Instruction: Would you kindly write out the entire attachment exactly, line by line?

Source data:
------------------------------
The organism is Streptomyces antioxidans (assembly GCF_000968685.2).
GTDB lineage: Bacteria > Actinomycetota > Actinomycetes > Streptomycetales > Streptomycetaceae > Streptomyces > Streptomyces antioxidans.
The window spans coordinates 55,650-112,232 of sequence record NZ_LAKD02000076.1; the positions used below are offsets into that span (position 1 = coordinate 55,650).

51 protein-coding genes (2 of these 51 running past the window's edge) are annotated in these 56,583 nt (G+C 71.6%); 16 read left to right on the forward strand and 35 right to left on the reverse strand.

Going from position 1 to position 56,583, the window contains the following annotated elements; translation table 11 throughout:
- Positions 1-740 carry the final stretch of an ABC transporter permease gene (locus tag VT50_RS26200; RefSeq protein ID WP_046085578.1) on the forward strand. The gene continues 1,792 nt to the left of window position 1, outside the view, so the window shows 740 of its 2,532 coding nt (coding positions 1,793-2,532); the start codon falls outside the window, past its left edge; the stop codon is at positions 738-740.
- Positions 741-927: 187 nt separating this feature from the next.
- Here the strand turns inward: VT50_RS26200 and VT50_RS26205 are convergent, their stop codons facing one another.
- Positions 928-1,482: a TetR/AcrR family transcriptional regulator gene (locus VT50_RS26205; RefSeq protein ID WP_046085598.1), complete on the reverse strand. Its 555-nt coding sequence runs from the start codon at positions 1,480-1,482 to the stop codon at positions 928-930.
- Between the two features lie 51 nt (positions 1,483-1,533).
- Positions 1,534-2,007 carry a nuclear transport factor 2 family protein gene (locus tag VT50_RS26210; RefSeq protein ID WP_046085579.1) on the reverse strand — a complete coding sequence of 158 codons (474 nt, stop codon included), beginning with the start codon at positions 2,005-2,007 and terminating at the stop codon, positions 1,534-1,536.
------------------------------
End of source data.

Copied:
The organism is Streptomyces antioxidans (assembly GCF_000968685.2).
GTDB lineage: Bacteria > Actinomycetota > Actinomycetes > Streptomycetales > Streptomycetaceae > Streptomyces > Streptomyces antioxidans.
The window spans coordinates 55,650-112,232 of sequence record NZ_LAKD02000076.1; the positions used below are offsets into that span (position 1 = coordinate 55,650).

51 protein-coding genes (2 of these 51 running past the window's edge) are annotated in these 56,583 nt (G+C 71.6%); 16 read left to right on the forward strand and 35 right to left on the reverse strand.

Going from position 1 to position 56,583, the window contains the following annotated elements; translation table 11 throughout:
- Positions 1-740 carry the final stretch of an ABC transporter permease gene (locus tag VT50_RS26200; RefSeq protein ID WP_046085578.1) on the forward strand. The gene continues 1,792 nt to the left of window position 1, outside the view, so the window shows 740 of its 2,532 coding nt (coding positions 1,793-2,532); the start codon falls outside the window, past its left edge; the stop codon is at positions 738-740.
- Positions 741-927: 187 nt separating this feature from the next.
- Here the strand turns inward: VT50_RS26200 and VT50_RS26205 are convergent, their stop codons facing one another.
- Positions 928-1,482: a TetR/AcrR family transcriptional regulator gene (locus VT50_RS26205; RefSeq protein ID WP_046085598.1), complete on the reverse strand. Its 555-nt coding sequence runs from the start codon at positions 1,480-1,482 to the stop codon at positions 928-930.
- Between the two features lie 51 nt (positions 1,483-1,533).
- Positions 1,534-2,007 carry a nuclear transport factor 2 family protein gene (locus tag VT50_RS26210; RefSeq protein ID WP_046085579.1) on the reverse strand — a complete coding sequence of 158 codons (474 nt, stop codon included), beginning with the start codon at positions 2,005-2,007 and terminating at the stop codon, positions 1,534-1,536.